Source: Northwestern Now
Northwestern University in Qatar canceled an event over the weekend featuring a prominent Lebanese band whose lead singer is openly gay, following online backlash to their appearance.
Members of the indie rock band Mashrou’ Leila were set to take part in a discussion about “media revolutions in the Middle East” at the campus on Tuesday. The group was scheduled to speak as part of a talk entitled “Language and the Rhythm of the Street” hosted by NU-Q’s Media Majlis, a museum that examines and leads discussions on content of media, journalism and communication.
Over the past week, backlash to the band’s Doha event increased on social media as some users began tweeting an Arabic hashtag stating “we refuse Mashrou’ Leila’s discussion,” demanding the band — whose repertoire includes songs addressing homophobia, gender equality and sectarianism — not be allowed to speak.
“This is against our cultural standards and societal norms,” one Twitter account posted.
NU spokesperson Jon Yates said the University and band “mutually agreed” on the decision to cancel the Qatar campus event. The talk is planned to be rescheduled on the Evanston campus.
Yates added that the decision to relocate was made “out of abundance of caution due to several factors, including safety concerns for the band and our community.”
“We hope that event will facilitate a larger discussion around the ideas that drive the band’s art and music,” the statement read, “and about aspects of civil liberties and freedom of expression that are not always open to such discussions in all parts of the world.”
The event’s cancellation in Doha led to a number of NU-Q students and faculty members expressing their disappointment on social media.
Others also began using a separate hashtag roughly translating to “we welcome Mashrou’ Leila” in response.
“Hosting the event in Evanston isn’t the same as hosting it here,” one student tweeted. “A sad day for freedom of speech and the fight for equality. It’s unfortunate that in this day people still choose hate over peace & coexistence.”
In a statement to The Daily, NU-Q Prof. Justin Martin said in a statement to The Daily that the event’s cancellation relayed a negative message to students and the wider community on the Doha campus.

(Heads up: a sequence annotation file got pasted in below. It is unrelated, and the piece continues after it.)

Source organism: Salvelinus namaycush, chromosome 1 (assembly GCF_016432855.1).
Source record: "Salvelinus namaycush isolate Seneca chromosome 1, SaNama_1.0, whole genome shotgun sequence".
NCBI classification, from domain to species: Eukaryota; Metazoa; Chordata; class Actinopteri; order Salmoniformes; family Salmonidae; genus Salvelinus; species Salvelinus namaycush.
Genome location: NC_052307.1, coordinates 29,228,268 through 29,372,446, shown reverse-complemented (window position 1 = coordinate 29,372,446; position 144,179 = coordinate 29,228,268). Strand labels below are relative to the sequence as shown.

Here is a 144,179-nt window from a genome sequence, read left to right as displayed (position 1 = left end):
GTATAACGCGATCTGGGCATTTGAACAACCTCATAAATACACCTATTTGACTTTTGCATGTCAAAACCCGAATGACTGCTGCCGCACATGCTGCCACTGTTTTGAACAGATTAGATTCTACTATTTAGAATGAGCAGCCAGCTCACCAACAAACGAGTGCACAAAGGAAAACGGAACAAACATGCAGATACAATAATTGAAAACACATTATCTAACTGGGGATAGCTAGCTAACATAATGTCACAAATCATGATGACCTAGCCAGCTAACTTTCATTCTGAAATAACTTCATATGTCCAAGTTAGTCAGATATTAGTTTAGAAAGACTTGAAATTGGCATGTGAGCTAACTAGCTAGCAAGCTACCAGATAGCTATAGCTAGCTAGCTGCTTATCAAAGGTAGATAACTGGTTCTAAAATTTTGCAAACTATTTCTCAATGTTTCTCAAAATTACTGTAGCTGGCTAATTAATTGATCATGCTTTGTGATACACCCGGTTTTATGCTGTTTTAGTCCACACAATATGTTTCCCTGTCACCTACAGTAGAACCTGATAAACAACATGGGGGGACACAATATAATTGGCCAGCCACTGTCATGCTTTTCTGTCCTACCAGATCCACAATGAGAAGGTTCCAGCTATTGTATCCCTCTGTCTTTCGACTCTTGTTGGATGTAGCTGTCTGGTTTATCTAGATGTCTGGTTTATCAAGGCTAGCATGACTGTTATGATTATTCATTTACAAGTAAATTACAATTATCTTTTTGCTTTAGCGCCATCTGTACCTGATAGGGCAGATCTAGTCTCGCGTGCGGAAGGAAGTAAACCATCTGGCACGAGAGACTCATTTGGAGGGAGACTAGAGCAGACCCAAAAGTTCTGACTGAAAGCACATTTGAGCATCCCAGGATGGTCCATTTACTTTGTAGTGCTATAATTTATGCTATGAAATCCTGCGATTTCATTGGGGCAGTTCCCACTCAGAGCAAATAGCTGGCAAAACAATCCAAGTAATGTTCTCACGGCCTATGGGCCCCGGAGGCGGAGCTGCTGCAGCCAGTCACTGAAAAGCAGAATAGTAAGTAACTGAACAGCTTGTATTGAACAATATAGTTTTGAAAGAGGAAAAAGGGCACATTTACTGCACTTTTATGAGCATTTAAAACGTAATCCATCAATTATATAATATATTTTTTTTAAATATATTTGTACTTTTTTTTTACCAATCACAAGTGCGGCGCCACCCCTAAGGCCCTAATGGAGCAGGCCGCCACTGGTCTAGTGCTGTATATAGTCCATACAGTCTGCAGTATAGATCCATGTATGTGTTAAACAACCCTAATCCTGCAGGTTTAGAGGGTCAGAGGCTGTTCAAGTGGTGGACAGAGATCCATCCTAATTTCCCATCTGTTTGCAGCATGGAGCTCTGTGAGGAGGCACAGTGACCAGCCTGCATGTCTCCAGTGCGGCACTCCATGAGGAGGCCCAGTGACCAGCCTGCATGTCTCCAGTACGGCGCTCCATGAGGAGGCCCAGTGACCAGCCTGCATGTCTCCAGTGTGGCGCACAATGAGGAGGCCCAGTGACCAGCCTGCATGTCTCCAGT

“‘Don’t look to us for the inclusivity Northwestern University says it holds dear,'” Martin said of the message being sent by NU-Q in canceling the event. “‘And don’t look to us to stand up for freedom of expression, either. You need to leave and go to Evanston for that.'”
One Qatari journalist tweeted Friday that they had contacted the Qatar Foundation about the talk and were told that the organization was in contact with NU-Q about stopping it, and that the event contradicted its mission. The organization founded NU-Q in partnership with the University, and also helped bring the other five American universities in Education City to Doha.
The Qatar Foundation did not respond to request for comment.
Mashrou’ Leila has dealt with homophobic backlash at other events in the past. When concert-goers at one of the band’s 2017 shows in Egypt waved pride flags during their performance, more than 70 were arrested in one of the largest crackdowns on the country’s LGBTQ community in years.
In a separate event this July, Lebanon’s Byblos International Festival canceled a concert by the band following calls from church leaders accusing the group of blasphemy, as well as death threats directed toward members on social media. The festival’s organizers similarly cancelled the performance “to maintain security and stability.”
Members of Mashrou’ Leila did not respond to request for comment and the band has not yet released a statement on the matter.
In 2017, however, after an event with the band in Amman was cancelled, the group’s lead singer Hamed Sinno spoke out about homophobic backlash to the group’s scheduled performance at the time.
“If you go online and gauge what people had a problem with, people were making the most atrocious homophobic remarks,” Sinno told Newsweek after the 2017 performance cancellation in Jordan. “If the government is listening to the people, then the government is acting upon those homophobic remarks. I do think that (homophobia) is also the issue (the government has).”
This story will be updated with additional student comment.
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